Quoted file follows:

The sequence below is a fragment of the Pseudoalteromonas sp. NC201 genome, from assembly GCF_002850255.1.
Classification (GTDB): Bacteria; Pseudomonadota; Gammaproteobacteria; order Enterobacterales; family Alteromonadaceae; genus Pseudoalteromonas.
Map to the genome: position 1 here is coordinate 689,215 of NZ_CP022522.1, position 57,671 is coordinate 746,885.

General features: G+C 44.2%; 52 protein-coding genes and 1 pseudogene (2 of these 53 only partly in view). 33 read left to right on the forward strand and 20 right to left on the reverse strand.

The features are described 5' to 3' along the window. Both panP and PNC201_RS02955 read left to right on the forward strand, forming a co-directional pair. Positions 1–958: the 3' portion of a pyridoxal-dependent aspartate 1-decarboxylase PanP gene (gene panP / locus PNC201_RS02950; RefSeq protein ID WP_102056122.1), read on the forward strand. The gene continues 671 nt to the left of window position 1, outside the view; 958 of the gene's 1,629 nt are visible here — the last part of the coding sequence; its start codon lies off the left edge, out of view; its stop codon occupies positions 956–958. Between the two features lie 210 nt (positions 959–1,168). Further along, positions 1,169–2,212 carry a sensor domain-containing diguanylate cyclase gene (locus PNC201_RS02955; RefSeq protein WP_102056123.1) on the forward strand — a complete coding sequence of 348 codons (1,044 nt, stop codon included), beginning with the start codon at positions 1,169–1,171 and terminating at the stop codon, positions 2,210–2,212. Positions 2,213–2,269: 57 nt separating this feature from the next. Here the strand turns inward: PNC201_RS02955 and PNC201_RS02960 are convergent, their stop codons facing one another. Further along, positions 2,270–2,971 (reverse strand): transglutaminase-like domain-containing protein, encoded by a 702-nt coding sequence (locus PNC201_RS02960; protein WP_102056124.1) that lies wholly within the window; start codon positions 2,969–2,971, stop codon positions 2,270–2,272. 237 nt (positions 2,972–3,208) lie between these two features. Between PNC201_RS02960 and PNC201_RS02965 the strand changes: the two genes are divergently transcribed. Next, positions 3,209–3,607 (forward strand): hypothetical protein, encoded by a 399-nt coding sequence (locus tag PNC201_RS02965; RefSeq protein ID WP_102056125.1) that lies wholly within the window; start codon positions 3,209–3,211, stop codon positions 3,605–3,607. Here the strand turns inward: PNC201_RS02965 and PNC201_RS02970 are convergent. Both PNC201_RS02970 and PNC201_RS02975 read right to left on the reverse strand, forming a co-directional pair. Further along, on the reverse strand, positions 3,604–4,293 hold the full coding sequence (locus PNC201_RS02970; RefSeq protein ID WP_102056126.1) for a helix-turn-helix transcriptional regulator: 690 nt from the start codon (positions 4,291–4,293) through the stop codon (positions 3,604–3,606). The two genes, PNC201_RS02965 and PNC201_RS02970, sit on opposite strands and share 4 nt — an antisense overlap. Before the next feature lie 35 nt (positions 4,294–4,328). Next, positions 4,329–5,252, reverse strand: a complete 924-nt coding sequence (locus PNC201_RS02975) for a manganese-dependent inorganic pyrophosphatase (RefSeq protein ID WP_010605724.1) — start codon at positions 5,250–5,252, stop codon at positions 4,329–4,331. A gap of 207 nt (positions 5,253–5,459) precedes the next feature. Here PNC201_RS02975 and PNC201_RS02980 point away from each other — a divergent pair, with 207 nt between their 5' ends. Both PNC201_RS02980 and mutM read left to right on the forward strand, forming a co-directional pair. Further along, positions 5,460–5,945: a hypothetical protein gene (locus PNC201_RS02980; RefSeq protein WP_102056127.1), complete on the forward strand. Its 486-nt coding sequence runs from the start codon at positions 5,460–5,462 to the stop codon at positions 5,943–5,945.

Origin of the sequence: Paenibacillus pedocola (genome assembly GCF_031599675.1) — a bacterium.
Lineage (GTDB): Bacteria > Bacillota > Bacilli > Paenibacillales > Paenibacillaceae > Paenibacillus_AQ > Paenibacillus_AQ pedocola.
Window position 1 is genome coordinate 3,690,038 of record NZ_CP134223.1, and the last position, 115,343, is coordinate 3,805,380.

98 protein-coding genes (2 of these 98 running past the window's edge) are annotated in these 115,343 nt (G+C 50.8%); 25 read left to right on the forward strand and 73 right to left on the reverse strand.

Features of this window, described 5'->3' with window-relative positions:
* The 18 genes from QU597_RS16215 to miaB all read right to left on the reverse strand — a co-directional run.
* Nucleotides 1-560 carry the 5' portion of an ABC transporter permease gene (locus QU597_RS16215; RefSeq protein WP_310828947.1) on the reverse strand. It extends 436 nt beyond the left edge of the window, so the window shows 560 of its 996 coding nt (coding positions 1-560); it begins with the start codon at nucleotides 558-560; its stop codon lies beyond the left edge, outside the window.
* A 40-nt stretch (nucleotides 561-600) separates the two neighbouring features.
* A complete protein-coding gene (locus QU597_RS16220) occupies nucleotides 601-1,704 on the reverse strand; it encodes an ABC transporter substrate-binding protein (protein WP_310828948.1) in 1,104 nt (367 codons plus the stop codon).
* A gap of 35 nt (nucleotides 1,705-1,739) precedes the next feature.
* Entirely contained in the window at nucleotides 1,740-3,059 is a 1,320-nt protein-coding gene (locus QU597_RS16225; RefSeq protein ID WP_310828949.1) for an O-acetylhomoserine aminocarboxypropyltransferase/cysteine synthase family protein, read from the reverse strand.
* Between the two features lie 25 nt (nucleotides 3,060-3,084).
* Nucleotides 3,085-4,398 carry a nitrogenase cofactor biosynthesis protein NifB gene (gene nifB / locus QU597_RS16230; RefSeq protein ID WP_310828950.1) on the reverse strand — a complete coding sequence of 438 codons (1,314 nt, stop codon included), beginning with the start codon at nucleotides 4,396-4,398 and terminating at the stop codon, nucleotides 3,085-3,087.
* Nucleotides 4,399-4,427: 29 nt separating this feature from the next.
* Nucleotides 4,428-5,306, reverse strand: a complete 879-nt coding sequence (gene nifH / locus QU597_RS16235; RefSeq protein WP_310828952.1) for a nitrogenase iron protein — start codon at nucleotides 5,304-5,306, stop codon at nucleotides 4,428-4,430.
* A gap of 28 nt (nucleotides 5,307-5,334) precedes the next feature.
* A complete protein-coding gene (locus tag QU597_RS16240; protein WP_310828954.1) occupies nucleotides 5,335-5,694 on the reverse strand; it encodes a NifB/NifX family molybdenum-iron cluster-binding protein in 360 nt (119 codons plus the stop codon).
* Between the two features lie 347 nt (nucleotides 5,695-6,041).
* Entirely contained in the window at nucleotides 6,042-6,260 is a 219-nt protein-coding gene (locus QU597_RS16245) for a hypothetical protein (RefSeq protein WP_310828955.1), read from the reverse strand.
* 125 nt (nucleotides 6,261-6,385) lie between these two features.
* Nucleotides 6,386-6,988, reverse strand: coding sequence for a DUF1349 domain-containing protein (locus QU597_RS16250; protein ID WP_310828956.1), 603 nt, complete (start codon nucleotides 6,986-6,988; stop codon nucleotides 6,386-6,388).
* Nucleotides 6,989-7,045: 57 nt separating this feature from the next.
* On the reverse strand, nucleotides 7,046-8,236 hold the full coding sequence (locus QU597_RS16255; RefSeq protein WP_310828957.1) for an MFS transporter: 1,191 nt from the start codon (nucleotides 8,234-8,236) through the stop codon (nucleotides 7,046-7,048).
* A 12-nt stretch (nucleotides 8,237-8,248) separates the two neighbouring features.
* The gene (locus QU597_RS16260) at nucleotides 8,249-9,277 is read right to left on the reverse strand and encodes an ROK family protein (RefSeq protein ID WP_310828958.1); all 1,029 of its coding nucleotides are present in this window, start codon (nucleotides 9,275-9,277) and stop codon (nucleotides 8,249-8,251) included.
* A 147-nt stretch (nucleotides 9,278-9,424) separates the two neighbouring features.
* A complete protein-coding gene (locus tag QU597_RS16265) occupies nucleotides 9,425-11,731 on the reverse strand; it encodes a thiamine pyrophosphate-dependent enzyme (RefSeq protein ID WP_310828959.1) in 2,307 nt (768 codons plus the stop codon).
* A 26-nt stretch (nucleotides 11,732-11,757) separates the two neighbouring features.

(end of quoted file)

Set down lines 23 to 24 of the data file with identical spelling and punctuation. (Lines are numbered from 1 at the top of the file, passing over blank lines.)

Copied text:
* Between the two features lie 347 nt (nucleotides 5,695-6,041).
* Entirely contained in the window at nucleotides 6,042-6,260 is a 219-nt protein-coding gene (locus QU597_RS16245) for a hypothetical protein (RefSeq protein WP_310828955.1), read from the reverse strand.